Amélie Mauresmo: Less exciting women’s tennis matches

Amélie Mauresmo: Less exciting women’s tennis matches

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PARIS — For 30 weeks in 2006, Frenchwoman Amélie Mauresmo was ranked world No. 1, champion of the Australian Open and Wimbledon that year.

But in her first year as tournament director at Roland Garros, Mauresmo did not prove to be the champion of women’s tennis that many expected.

During a press conference at Roland-Garros on Wednesday morning, Mauresmo, 42, defended his decision to schedule only one women’s match (compared to nine for the men) for the night sessions which are unprecedented this year, saying that she found women’s tennis currently less appealing and less appealing than men’s.

“In this era that we’re in right now, I don’t feel – and as a woman, a former women’s player, I don’t feel wrong or unfair to say that right now you have more attraction , more attractiveness – can you say that? Appeal? – for men’s matches,” said Mauresmo when asked about the gender imbalance in the night match schedule on Philippe-Chatrier court.

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Mauresmo, who retired from the professional circuit in 2009, went on to explain that when she was planning the daily program for the 15-day Grand Slam event, she was looking for women’s matches almost every day which she said, had star power and appealed for tickets. buyers and distributors.

“I admit it was difficult,” Mauresmo said.

“My focus was when I was doing the schedule every day to try to see, and from the early rounds, from the first round, when the draw came out, to try to see what game in the women’s draw can I get there. put, honestly,” she said. “The confrontation or the star that I could put there. You know, you have all these settings.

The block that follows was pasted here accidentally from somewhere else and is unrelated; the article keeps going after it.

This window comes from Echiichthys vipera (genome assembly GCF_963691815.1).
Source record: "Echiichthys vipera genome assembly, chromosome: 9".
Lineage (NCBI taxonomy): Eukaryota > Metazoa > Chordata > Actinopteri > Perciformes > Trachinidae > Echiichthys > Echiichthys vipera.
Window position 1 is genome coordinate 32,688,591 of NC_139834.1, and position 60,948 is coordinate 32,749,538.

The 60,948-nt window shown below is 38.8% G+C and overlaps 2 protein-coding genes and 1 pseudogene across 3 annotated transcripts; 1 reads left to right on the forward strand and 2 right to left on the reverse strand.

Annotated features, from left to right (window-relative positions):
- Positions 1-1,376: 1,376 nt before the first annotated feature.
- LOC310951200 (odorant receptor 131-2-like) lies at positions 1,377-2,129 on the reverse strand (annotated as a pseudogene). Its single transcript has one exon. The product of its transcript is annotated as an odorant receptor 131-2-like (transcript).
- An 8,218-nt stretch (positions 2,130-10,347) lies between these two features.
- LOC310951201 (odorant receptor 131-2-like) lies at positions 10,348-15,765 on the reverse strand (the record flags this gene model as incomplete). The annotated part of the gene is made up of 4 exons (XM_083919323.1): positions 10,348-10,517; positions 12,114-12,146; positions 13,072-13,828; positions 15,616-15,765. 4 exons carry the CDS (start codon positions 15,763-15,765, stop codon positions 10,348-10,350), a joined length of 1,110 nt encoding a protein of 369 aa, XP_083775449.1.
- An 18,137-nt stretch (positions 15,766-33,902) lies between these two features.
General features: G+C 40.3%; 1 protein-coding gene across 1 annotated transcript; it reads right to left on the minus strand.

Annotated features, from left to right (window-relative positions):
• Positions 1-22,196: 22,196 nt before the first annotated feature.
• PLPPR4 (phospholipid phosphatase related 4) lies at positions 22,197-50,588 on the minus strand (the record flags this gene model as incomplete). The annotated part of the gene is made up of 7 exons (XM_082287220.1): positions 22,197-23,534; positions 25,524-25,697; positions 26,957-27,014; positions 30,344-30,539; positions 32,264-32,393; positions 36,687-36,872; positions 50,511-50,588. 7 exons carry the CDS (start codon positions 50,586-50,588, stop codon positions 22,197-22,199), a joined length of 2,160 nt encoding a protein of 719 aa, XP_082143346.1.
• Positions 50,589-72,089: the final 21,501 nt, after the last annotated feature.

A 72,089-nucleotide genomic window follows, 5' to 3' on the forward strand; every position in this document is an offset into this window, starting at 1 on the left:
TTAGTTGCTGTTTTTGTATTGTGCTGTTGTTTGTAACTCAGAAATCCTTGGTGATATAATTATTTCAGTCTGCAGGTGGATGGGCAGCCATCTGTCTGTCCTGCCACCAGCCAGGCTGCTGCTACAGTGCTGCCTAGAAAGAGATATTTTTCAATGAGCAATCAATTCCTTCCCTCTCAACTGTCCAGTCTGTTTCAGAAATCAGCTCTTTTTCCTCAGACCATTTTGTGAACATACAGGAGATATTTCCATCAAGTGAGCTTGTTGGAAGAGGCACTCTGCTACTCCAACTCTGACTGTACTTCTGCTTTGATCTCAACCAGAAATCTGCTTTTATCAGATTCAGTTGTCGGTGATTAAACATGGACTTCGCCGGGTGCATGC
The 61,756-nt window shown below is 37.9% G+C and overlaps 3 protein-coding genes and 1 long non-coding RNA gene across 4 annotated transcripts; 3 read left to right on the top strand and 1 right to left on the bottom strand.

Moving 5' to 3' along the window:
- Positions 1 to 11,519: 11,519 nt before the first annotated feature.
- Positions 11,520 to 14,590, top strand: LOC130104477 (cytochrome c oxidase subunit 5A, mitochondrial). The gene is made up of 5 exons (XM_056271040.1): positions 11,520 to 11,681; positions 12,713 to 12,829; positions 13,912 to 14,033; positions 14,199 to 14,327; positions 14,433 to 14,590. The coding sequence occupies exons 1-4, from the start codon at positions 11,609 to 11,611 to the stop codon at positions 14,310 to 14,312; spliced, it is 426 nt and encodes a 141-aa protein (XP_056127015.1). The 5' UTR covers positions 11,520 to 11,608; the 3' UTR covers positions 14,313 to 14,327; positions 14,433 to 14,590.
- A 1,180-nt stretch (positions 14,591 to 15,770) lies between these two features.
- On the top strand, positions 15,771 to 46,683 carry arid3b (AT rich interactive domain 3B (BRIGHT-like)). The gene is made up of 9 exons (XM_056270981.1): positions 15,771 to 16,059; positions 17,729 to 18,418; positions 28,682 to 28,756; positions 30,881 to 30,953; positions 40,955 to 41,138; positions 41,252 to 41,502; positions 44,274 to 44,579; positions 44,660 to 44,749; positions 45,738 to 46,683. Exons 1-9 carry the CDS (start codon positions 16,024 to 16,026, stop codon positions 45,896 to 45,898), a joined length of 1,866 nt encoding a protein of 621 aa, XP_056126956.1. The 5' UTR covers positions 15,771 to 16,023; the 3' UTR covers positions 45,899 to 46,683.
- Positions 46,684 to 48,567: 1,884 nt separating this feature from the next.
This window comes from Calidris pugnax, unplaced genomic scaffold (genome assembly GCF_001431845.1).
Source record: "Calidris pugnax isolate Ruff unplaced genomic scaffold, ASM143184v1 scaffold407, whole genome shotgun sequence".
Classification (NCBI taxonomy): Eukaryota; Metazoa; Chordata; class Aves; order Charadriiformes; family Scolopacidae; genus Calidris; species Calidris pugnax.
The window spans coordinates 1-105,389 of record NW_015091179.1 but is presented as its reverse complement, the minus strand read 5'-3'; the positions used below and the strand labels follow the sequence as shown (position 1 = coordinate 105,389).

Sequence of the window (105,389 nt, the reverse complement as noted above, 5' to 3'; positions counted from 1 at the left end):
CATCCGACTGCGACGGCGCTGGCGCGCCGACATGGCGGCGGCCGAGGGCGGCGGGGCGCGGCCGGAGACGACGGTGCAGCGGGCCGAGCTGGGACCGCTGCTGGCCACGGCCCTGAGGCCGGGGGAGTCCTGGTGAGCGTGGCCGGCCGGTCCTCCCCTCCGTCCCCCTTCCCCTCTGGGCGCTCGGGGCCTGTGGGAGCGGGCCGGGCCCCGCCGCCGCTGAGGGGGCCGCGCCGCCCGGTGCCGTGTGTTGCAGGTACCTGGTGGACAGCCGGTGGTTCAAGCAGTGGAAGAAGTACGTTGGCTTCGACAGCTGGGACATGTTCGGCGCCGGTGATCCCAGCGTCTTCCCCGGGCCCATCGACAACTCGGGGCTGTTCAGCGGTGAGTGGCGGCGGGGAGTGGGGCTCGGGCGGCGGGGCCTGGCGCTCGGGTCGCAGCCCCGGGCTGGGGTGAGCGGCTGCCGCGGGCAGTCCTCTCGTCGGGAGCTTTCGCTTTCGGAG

The only women’s match chosen by Mauresmo for the night session, which is due to start at 8:45 p.m. local time, was a second-round clash between French veteran Alizé Cornet and 2017 Roland-Garros champion Jelena Ostapenko of Latvia.

“It was difficult for more than one night to find, as you say, the match of the day,” Mauresmo said. “When you have that, it’s interesting, because like I said, the fact that it’s a night session of a game right now is tough about it. It’s tough.”

Mauresmo was appointed director of Roland Garros by the French Tennis Federation in December 2021. Her contract runs until the 2024 French Open.

She is the second woman to take the reins of one of the sport’s four Grand Slams. The US Open named Stacey Allaster its first female Tournament Director in June 2020. Mauresmo also expanded the role of women in tennis as coach of former No. 1 Andy Murray for a time.

The issue of this year’s French Open schedule has become a major point of contention for players and fans alike.

Tuesday’s highly anticipated quarter-final between 13-time French Open champion and top-ranked defending champion Novak Djokovic didn’t start until 9 p.m. in Paris. It was his scheduled start time, to meet broadcaster demands, rather than an unscripted, delayed start forced by late prior matches.

With the men’s Grand Slam matches played to the best of five sets, they can easily last over four hours, much like Nadal’s four-set victory, which he ended in a tiebreaker after four hours and 12 minutes.

Women’s tennis has seen an exodus of big names over the past 12 months.

Serena Williams, 23-time Grand Slam champion, has not competed in 11 months, not since her first-round defeat at Wimbledon last year. Now 40, she has yet to announce her plans for her return to the game.

In March, top-ranked three-time Grand Slam champion Ashleigh Barty shocked the sport with her abrupt retirement, aged 25, just months after winning the Australian Open.

Mauresmo’s 16-year professional career (1993-2009) overlapped with that of many of women’s football’s most marketable stars of recent decades, including Venus and Serena Williams and Maria Sharapova.

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